Today I went to the Kent State University Museum in Kent, OH, with some of my favorite folks — several people from my local Embroidery Guild of America chapter and my own two little girls, who went through even the “boring” spots well-behaved. (I’m so proud!) I thank my friend Cindy, who gave my daughters beads for every room they went through, culminating in enough beads to make two beautiful bracelets. That seemingly small token kept the girls occupied when the grown-ups were taking a bit longer at the exhibits than they would have liked.
We went to the museum to view its fantastic embroidery exhibit, and it certainly did not disappoint. When I got home this afternoon, I jumped online to see whether the museum’s Web site had even more about “The Art of the Embroiderer.” For the record, it does — see here.
But I also discovered another interesting section of the site. The “Care of Historic Costume and Textiles” got me to thinking about shops who offer restoration and cleaning services. I ask of those of you who do this service, are you marketing it as much as you could? After all, this is an area of expertise that few professionals can successfully offer.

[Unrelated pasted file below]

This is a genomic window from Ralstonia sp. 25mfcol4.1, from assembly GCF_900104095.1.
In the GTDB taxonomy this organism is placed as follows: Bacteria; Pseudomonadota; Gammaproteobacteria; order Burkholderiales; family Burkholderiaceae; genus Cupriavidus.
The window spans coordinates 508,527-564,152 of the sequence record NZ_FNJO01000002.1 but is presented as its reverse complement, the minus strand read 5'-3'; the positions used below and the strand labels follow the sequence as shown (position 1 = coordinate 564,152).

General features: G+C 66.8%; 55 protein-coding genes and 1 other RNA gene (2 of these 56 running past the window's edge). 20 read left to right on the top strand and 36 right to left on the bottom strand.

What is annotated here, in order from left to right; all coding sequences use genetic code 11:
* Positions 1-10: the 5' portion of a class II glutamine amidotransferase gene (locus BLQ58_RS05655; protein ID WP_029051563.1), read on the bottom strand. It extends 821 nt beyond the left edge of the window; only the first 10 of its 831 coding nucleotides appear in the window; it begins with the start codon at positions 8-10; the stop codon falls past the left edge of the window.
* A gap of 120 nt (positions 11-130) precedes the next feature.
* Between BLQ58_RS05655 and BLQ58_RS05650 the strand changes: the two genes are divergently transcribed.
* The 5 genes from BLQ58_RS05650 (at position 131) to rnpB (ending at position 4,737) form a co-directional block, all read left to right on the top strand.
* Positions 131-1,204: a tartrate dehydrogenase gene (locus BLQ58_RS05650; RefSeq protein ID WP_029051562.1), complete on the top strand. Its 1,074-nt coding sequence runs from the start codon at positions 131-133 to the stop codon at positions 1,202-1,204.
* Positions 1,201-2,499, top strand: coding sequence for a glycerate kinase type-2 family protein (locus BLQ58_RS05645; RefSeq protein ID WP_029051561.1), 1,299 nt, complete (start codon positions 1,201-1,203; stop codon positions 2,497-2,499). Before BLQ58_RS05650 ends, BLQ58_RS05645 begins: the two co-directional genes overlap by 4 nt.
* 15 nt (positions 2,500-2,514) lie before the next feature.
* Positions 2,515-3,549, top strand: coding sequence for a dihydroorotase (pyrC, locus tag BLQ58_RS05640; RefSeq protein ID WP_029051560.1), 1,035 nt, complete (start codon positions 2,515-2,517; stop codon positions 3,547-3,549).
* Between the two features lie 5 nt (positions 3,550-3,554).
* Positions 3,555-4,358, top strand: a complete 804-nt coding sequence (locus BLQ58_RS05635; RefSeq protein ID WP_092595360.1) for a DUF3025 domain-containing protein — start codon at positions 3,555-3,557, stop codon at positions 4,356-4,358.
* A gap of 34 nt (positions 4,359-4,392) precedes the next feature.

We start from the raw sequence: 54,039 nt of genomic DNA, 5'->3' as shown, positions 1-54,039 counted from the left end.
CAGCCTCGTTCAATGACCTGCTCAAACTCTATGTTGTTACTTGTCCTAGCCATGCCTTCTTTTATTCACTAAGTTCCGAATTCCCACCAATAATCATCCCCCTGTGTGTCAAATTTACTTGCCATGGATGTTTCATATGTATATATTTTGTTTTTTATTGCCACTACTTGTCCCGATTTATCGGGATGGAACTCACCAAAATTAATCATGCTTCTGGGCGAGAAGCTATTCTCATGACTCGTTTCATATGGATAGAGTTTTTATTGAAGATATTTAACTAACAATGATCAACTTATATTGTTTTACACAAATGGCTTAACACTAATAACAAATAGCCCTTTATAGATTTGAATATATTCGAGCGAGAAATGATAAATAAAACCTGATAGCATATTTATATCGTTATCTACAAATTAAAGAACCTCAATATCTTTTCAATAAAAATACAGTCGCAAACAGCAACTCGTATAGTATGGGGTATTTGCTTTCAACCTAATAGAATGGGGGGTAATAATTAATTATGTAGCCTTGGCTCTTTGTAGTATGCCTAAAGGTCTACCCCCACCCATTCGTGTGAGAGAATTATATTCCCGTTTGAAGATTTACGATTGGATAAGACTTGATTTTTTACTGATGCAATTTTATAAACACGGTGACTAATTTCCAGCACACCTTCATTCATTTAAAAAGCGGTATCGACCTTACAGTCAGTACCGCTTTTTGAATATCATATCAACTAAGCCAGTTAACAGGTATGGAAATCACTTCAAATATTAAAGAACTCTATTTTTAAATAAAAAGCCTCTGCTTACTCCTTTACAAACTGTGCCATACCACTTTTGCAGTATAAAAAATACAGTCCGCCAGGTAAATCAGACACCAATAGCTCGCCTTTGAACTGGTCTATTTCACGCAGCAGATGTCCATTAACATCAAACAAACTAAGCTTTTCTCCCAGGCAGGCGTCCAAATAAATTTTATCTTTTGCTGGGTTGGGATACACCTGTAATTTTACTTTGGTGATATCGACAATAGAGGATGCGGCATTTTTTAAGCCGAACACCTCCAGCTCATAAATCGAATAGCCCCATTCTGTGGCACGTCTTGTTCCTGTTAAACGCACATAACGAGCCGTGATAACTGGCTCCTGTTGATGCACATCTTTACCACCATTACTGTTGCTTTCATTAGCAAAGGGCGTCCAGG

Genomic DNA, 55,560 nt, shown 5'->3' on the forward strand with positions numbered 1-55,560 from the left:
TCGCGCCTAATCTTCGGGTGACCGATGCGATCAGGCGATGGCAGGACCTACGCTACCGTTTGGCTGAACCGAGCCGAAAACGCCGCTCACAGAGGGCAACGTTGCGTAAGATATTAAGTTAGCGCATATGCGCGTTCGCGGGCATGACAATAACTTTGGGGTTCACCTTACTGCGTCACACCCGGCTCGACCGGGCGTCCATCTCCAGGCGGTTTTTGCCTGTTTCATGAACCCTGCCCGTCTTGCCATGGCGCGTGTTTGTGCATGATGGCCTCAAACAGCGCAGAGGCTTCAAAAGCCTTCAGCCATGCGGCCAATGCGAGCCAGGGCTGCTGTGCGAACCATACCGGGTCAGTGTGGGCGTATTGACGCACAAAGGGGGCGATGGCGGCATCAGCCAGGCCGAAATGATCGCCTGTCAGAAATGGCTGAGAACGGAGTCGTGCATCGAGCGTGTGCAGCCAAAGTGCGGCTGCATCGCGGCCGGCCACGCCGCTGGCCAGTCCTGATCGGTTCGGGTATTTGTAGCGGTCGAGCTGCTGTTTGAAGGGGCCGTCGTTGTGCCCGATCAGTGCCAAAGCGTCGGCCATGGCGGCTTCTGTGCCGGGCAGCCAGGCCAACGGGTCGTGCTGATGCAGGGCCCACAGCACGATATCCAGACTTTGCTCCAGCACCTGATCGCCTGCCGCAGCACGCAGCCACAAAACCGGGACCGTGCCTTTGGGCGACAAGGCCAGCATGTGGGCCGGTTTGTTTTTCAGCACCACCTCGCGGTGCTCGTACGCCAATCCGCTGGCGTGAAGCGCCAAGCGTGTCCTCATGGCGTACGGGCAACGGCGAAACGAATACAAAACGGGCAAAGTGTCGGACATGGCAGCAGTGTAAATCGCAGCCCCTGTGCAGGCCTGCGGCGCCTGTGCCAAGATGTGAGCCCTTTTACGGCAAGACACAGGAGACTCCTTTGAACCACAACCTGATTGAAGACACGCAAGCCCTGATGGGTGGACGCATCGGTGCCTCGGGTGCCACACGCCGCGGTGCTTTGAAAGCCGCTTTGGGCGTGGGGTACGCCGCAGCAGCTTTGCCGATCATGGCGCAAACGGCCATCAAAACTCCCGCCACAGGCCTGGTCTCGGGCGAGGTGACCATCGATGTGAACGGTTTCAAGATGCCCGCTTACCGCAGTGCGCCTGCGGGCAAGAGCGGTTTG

Are you using search engine optimiziation (SEO) keywords for your Web site, terms like “embroidery restoration,” “needlepoint repair,” and “antique needlework”? Are these kinds of terms sprinkled liberally throughout not only your site, but your business cards, signage and brochures? Even on your receipt copy?
Are you reaching out to local museums and needlework guilds and associations to make them aware of your service? Are you offering your expertise to speak at association meetings about simple ways they can conserve some of their older treasures? Are you reaching out to local media about how your shop offers this service, and some simple preservation tips for readers?
If you’re already doing this, or if you’re doing other creative marketing techniques in this regard, I want to know! Comment below or email me at email@example.com.